Seizure outcome was studied in 136 children receiving surgery for intractable epilepsy at the Cleveland Clinic between 1990 and 1996. The postoperative follow-up period was 1 to 7.5 years (mean, 3.6 years). Cortical dysplasia and low-grade tumor were the most common causes; hippocampal sclerosis was rare. A seizure-free outcome achieved in 60-69% of patients was more frequent in patients requiring temporal resections (74-80%) than in those with extratemporal or multilobar resection (52-58%), and also among patients with tumor (82%) compared to those with cortical dysplasia (52%). Age was not a factor; the frequency of a seizure-free outcome was similar for infants, children, and adolescents, and comparable to reports of adult series. [1]

COMMENT. The risk/benefit ratio for surgery of intractable epilepsy varies with the pathology and localization of the lesion. Patients with low-grade tumors and foci located in the temporal lobe have a better outcome than those with cortical dysplasia and extratemporal or hemispheric localization. Outcome is not dependent on age, and delayed surgery may result in psychosocial deterioration.

Etiology as a risk factor for medically refractory epilepsy, and a case for early surgical intervention are presented in a study of 2,200 patients, ages 16 and older, from La Salpetriere Hospital, Paris [2], and in an editorial [3]. Early surgical intervention is recommended for mesial temporal lobe epilepsy (MTLE), the most common and most medically refractory localization-related epilepsy syndrome. If operation is delayed, MTLE has a progressive course, with more severe seizures over time, and associated cognitive and psychosocial disabilities may become irreversible.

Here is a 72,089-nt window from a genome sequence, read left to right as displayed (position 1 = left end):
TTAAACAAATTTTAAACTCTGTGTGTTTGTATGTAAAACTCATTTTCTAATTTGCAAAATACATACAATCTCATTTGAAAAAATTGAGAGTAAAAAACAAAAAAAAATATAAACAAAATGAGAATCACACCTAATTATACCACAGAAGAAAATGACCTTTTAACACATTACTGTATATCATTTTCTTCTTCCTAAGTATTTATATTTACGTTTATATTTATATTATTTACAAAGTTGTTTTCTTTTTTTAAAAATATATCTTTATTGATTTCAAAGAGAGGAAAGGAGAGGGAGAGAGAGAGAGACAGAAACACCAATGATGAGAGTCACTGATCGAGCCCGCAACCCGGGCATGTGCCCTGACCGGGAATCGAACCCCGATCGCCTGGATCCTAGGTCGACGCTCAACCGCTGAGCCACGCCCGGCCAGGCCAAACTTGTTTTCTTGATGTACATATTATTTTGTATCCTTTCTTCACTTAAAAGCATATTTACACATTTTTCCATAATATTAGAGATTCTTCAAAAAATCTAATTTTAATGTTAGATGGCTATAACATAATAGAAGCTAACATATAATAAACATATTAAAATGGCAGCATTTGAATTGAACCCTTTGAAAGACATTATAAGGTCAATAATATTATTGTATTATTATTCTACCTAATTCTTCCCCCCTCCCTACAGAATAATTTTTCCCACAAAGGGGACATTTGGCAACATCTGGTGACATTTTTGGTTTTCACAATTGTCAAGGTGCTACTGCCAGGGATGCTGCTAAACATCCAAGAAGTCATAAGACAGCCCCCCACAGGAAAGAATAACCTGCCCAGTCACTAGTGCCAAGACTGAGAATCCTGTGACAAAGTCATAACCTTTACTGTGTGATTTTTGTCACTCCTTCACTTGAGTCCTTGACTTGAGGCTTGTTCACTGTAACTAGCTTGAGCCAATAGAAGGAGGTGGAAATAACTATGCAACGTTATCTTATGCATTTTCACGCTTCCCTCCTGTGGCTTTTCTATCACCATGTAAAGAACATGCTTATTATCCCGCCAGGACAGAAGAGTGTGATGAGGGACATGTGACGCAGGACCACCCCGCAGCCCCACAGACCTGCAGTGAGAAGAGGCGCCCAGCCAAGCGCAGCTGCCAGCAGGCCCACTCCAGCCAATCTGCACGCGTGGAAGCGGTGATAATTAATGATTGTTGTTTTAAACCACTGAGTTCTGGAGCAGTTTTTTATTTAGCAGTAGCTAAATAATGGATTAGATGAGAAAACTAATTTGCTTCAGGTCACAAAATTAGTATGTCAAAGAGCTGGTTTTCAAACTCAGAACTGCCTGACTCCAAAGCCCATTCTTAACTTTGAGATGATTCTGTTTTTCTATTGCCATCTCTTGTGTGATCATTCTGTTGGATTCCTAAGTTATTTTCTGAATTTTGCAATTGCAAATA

Surgery of epilepsy in tuberous sclerosis is evaluated at the Montreal Neurological Institute [4]. Among 18 patients, 12 having a single tuber or well-localized epileptogenic lesion and treated by lesionectomy or focal resection have the best outcome. Patients without good imaging and EEG correlation respond only partially to corpus callostomy.

Long-term outcome of tuberous sclerosis epilepsy is studied at Okayama University, Japan [5]. Twelve (32%) of 38 patients were seizure-free for >1 year at the mean 14 year follow-up (range, 3 to 30 years). Seizures were generalized in 11, partial and localized in 10, and they changed from generalized to localization-related epilepsies during the clinical course in 17. Neither location nor number of tubers is related to the long-term outcome. Seizure and mental outcomes are least favorable in those with generalized seizures, including West and Lennox-Gastaut syndromes; only 18% seizure free and 9% with a normal mentality.